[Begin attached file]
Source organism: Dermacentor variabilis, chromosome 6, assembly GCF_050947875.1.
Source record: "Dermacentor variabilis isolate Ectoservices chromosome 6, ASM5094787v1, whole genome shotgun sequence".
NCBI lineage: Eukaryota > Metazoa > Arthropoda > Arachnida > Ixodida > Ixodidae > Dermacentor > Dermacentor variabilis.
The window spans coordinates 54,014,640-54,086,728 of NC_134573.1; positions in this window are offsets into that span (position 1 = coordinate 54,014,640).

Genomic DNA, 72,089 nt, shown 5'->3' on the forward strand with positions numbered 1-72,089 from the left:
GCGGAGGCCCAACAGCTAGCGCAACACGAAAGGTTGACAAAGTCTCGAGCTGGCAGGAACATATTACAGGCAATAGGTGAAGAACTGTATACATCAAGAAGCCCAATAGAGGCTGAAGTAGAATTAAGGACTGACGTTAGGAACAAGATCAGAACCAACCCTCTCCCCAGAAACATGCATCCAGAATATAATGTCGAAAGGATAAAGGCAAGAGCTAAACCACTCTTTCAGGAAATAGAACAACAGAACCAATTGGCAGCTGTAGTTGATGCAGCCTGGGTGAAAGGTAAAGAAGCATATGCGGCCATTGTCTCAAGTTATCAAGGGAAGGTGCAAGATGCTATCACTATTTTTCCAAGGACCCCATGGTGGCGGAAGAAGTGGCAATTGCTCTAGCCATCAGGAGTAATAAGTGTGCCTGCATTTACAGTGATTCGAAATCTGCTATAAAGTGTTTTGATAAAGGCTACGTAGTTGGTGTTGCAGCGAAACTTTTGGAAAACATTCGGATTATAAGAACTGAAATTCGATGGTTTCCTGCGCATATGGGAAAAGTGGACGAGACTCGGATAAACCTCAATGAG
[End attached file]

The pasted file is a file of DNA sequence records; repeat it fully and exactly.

Source organism: Dermacentor variabilis, chromosome 6, assembly GCF_050947875.1.
Source record: "Dermacentor variabilis isolate Ectoservices chromosome 6, ASM5094787v1, whole genome shotgun sequence".
NCBI lineage: Eukaryota > Metazoa > Arthropoda > Arachnida > Ixodida > Ixodidae > Dermacentor > Dermacentor variabilis.
The window spans coordinates 54,014,640-54,086,728 of NC_134573.1; positions in this window are offsets into that span (position 1 = coordinate 54,014,640).

Genomic DNA, 72,089 nt, shown 5'->3' on the forward strand with positions numbered 1-72,089 from the left:
GCGGAGGCCCAACAGCTAGCGCAACACGAAAGGTTGACAAAGTCTCGAGCTGGCAGGAACATATTACAGGCAATAGGTGAAGAACTGTATACATCAAGAAGCCCAATAGAGGCTGAAGTAGAATTAAGGACTGACGTTAGGAACAAGATCAGAACCAACCCTCTCCCCAGAAACATGCATCCAGAATATAATGTCGAAAGGATAAAGGCAAGAGCTAAACCACTCTTTCAGGAAATAGAACAACAGAACCAATTGGCAGCTGTAGTTGATGCAGCCTGGGTGAAAGGTAAAGAAGCATATGCGGCCATTGTCTCAAGTTATCAAGGGAAGGTGCAAGATGCTATCACTATTTTTCCAAGGACCCCATGGTGGCGGAAGAAGTGGCAATTGCTCTAGCCATCAGGAGTAATAAGTGTGCCTGCATTTACAGTGATTCGAAATCTGCTATAAAGTGTTTTGATAAAGGCTACGTAGTTGGTGTTGCAGCGAAACTTTTGGAAAACATTCGGATTATAAGAACTGAAATTCGATGGTTTCCTGCGCATATGGGAAAAGTGGACGAGACTCGGATAAACCTCAATGAG